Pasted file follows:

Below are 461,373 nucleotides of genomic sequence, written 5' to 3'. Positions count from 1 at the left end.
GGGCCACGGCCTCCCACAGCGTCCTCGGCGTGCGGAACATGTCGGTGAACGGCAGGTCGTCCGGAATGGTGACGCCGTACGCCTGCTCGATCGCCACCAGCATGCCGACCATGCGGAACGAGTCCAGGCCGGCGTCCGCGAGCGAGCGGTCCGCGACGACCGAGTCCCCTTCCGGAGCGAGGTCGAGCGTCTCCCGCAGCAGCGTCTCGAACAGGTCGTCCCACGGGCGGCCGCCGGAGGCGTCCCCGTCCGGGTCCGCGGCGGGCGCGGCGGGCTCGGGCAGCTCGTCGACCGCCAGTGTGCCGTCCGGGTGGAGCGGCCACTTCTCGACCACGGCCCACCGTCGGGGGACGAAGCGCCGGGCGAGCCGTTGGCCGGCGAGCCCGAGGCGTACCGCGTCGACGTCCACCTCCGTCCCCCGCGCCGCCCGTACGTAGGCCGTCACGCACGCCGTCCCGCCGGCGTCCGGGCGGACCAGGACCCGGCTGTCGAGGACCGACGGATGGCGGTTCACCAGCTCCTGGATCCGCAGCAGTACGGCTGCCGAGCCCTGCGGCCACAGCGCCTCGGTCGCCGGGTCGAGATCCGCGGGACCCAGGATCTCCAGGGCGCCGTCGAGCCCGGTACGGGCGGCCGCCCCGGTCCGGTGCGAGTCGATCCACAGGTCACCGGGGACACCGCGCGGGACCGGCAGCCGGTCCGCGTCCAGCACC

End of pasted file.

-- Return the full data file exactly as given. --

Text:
Below are 461,373 nucleotides of genomic sequence, written 5' to 3'. Positions count from 1 at the left end.
GGGCCACGGCCTCCCACAGCGTCCTCGGCGTGCGGAACATGTCGGTGAACGGCAGGTCGTCCGGAATGGTGACGCCGTACGCCTGCTCGATCGCCACCAGCATGCCGACCATGCGGAACGAGTCCAGGCCGGCGTCCGCGAGCGAGCGGTCCGCGACGACCGAGTCCCCTTCCGGAGCGAGGTCGAGCGTCTCCCGCAGCAGCGTCTCGAACAGGTCGTCCCACGGGCGGCCGCCGGAGGCGTCCCCGTCCGGGTCCGCGGCGGGCGCGGCGGGCTCGGGCAGCTCGTCGACCGCCAGTGTGCCGTCCGGGTGGAGCGGCCACTTCTCGACCACGGCCCACCGTCGGGGGACGAAGCGCCGGGCGAGCCGTTGGCCGGCGAGCCCGAGGCGTACCGCGTCGACGTCCACCTCCGTCCCCCGCGCCGCCCGTACGTAGGCCGTCACGCACGCCGTCCCGCCGGCGTCCGGGCGGACCAGGACCCGGCTGTCGAGGACCGACGGATGGCGGTTCACCAGCTCCTGGATCCGCAGCAGTACGGCTGCCGAGCCCTGCGGCCACAGCGCCTCGGTCGCCGGGTCGAGATCCGCGGGACCCAGGATCTCCAGGGCGCCGTCGAGCCCGGTACGGGCGGCCGCCCCGGTCCGGTGCGAGTCGATCCACAGGTCACCGGGGACACCGCGCGGGACCGGCAGCCGGTCCGCGTCCAGCACC